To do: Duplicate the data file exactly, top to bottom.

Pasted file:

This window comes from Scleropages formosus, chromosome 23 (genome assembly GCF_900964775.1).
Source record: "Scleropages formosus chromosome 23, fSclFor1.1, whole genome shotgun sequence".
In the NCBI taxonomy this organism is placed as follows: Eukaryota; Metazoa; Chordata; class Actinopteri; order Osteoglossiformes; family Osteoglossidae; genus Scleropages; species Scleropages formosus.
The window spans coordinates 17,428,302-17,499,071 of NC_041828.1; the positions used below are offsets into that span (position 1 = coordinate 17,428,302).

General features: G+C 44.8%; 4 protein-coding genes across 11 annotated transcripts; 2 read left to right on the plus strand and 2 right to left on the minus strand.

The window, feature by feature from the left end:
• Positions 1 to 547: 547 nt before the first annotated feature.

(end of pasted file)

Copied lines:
This window comes from Scleropages formosus, chromosome 23 (genome assembly GCF_900964775.1).
Source record: "Scleropages formosus chromosome 23, fSclFor1.1, whole genome shotgun sequence".
In the NCBI taxonomy this organism is placed as follows: Eukaryota; Metazoa; Chordata; class Actinopteri; order Osteoglossiformes; family Osteoglossidae; genus Scleropages; species Scleropages formosus.
The window spans coordinates 17,428,302-17,499,071 of NC_041828.1; the positions used below are offsets into that span (position 1 = coordinate 17,428,302).

General features: G+C 44.8%; 4 protein-coding genes across 11 annotated transcripts; 2 read left to right on the plus strand and 2 right to left on the minus strand.

The window, feature by feature from the left end:
• Positions 1 to 547: 547 nt before the first annotated feature.